Robots, which first earned their place in bakeries 20 years ago, may now take on new roles, thanks to advances in size, mobility, adaptability, vision, controls and end-of-arm tooling. These improvements are so significant that robots installed just five years ago are being replaced today.
Emerging in importance are collaborative robots well-suited to address labor shortages and repetitive motion tasks at medium to smaller wholesale bakeries. Quality control methods, approaching that of artificial intelligence and machine learning, are being incorporated into large and small robots alike. These developments enable flexibility not previously available.
“Bakers don’t just make one product,” said Dennis Gunnell, president, Formost Fuji, “and their product line can vary day to day and season to season. In the past, robots were not quite so adaptable, but we are able to overcome this today.”
Because all robotic systems change the workforce skills required to run and maintain such machinery, training and pre-installation prep is essential and now supported by the test facilities operated by many equipment manufacturers.
“Much of what drives the increasing use of robotics is the inability to find enough skilled people to staff bakery lines,” observed Craig Souser, president, JLS Automation.
The current pandemic makes this situation even worse.
“For the most part, upstream applications have been ignored,” Mr. Souser observed, “but the challenge is that with today’s staffing shortages, upstream usages must be considered.”
As Mark Finneran, sales business development manager, Niverplast, explained, bakers are finding it hard to expand from one shift to two or even three shifts as demand for their products expands.
“The rising expense of recruiting reliable people and training them makes it cost-effective to bring in automation,” he said.
Robots are tireless workers. They run at a steady pace, don’t require downtime for breaks as human operators do and are not prone to repetitive stress injuries.
“Robotics are being interpreted in different ways than before,” Mr. Gunnell said. “Robotics can do those repetitive tasks that are difficult to staff these days.”
Converting to robots enables a bakery to provide a better working environment for their employees, to make their jobs better and retain their existing base of skills and knowledge.
Robots capable of handling heavy loads like pans and trays have been around bakeries for a long time, but in the past decade, a new type — the collaborative robot, or cobot — has gained attention and increasing use. A cobot does not require the extensive guarding required for the safe use of industrial-scale robots. Instead, it can work safely alongside human operators.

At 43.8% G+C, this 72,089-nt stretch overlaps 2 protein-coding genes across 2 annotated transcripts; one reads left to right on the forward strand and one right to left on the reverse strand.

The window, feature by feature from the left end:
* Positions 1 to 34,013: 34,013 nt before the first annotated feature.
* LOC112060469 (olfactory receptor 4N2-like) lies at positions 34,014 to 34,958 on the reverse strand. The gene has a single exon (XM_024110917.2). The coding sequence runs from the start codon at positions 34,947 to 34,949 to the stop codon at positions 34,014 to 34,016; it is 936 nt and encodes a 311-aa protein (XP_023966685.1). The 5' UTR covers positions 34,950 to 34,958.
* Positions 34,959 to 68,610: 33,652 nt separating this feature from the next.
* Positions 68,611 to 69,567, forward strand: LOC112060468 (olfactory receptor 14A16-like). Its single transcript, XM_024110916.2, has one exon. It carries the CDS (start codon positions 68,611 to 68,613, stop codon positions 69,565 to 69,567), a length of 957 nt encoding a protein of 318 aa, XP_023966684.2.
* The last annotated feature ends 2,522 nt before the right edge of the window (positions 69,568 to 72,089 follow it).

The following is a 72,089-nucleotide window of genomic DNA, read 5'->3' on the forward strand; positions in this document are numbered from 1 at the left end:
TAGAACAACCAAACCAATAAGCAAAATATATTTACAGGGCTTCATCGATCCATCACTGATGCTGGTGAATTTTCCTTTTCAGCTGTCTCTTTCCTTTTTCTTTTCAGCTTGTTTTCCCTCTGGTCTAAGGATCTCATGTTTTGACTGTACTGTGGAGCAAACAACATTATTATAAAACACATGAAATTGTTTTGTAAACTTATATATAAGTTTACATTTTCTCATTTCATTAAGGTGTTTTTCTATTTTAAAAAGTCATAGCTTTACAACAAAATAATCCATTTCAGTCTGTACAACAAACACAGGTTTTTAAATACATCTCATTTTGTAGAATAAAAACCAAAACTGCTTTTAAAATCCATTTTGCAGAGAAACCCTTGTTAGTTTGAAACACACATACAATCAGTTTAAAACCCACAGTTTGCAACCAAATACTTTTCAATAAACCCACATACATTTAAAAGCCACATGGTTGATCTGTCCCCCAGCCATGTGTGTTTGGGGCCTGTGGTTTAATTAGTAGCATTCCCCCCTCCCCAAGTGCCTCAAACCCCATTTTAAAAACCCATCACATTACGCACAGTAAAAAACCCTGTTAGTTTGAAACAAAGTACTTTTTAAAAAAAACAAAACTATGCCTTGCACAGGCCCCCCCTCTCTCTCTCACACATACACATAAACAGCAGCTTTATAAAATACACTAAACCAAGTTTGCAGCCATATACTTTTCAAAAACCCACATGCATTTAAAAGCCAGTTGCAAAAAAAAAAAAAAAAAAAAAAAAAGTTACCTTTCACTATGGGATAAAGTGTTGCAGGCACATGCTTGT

Cobots continuously monitor their area of action or workspace and stop immediately should an incursion occur. Such capability comes at a price, however. These robots typically run 10 to 15 movements per minute, slower than their larger industrial cousins, because they must be able to stop when they sense any interference, according to Bill Kehrli, vice president, sales and marketing, Cavanna Packaging.
Martin Riis, director of sales and marketing, Apex Motion Control, said sensors measure the force exerted by the arm as it moves from point A to point B.
“If that force is interrupted, the robot will stop immediately on its own,” he said.
This opens applications such as loading and unloading of rack ovens, handling of raw dough pieces, manual packaging of delicate baked items, stacking bagels or decorating cakes — answering the needs of small- to medium-sized bakeries, including those making artisan items. Most are designed as mobile units and can be readily reprogrammed.
Robots of this sort are good for day-in, day-out tasks, such as cake decorating, and they adapt readily to special orders, Mr. Riis said.
“These tasks normally require skilled labor,” he added. “Our cobot has an easy-to-use interface that employs a stylus and a tablet and can import art files to be created on cake tops.”
Pre-oven applications will be the next major development. Mike Rebollo, southwest sales manager, BluePrint Automation (BPA), predicted this is because bakery products, especially artisan goods, involve handling techniques that previously could not be done by a robot.
“Often, these products are unique and cannot be handled by a mechanical solution,” he said. “A robot, with special tooling, can handle these products like a human hand would but often with more precision and higher rates.”
Mr. Rebollo noted such uses as aligning dough balls prior to the proofer and placing specialty products onto the infeed of band ovens.
Mr. Gunnell mentioned that integration of cobots into processing and packaging lines make such operations more holistic.
Bakers running line speeds of 200 to 2,000 pieces per minute over the course of multiple shifts will find industrial large-scale robots more to their liking, Mr. Rebollo said.